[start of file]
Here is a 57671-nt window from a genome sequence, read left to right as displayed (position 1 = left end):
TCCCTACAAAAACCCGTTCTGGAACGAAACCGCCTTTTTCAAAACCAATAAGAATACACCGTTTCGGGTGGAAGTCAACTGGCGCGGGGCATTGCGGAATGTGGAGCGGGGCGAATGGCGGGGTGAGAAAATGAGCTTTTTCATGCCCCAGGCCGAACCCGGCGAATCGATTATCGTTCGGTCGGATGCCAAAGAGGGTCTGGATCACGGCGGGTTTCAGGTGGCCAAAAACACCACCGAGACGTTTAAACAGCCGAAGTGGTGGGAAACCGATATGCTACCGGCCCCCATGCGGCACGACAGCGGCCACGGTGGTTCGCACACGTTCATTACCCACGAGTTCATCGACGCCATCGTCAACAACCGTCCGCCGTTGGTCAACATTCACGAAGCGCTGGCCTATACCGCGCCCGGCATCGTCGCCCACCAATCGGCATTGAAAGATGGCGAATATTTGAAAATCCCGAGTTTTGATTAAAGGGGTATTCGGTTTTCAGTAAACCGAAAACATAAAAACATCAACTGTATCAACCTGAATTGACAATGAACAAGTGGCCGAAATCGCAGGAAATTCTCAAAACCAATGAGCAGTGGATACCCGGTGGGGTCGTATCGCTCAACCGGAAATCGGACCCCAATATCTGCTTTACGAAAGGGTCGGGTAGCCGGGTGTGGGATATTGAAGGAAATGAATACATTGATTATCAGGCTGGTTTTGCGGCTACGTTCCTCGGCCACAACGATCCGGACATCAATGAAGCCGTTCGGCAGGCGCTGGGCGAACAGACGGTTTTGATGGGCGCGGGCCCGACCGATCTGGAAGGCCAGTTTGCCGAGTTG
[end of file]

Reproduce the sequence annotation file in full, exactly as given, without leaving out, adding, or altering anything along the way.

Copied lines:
Here is a 57671-nt window from a genome sequence, read left to right as displayed (position 1 = left end):
TCCCTACAAAAACCCGTTCTGGAACGAAACCGCCTTTTTCAAAACCAATAAGAATACACCGTTTCGGGTGGAAGTCAACTGGCGCGGGGCATTGCGGAATGTGGAGCGGGGCGAATGGCGGGGTGAGAAAATGAGCTTTTTCATGCCCCAGGCCGAACCCGGCGAATCGATTATCGTTCGGTCGGATGCCAAAGAGGGTCTGGATCACGGCGGGTTTCAGGTGGCCAAAAACACCACCGAGACGTTTAAACAGCCGAAGTGGTGGGAAACCGATATGCTACCGGCCCCCATGCGGCACGACAGCGGCCACGGTGGTTCGCACACGTTCATTACCCACGAGTTCATCGACGCCATCGTCAACAACCGTCCGCCGTTGGTCAACATTCACGAAGCGCTGGCCTATACCGCGCCCGGCATCGTCGCCCACCAATCGGCATTGAAAGATGGCGAATATTTGAAAATCCCGAGTTTTGATTAAAGGGGTATTCGGTTTTCAGTAAACCGAAAACATAAAAACATCAACTGTATCAACCTGAATTGACAATGAACAAGTGGCCGAAATCGCAGGAAATTCTCAAAACCAATGAGCAGTGGATACCCGGTGGGGTCGTATCGCTCAACCGGAAATCGGACCCCAATATCTGCTTTACGAAAGGGTCGGGTAGCCGGGTGTGGGATATTGAAGGAAATGAATACATTGATTATCAGGCTGGTTTTGCGGCTACGTTCCTCGGCCACAACGATCCGGACATCAATGAAGCCGTTCGGCAGGCGCTGGGCGAACAGACGGTTTTGATGGGCGCGGGCCCGACCGATCTGGAAGGCCAGTTTGCCGAGTTG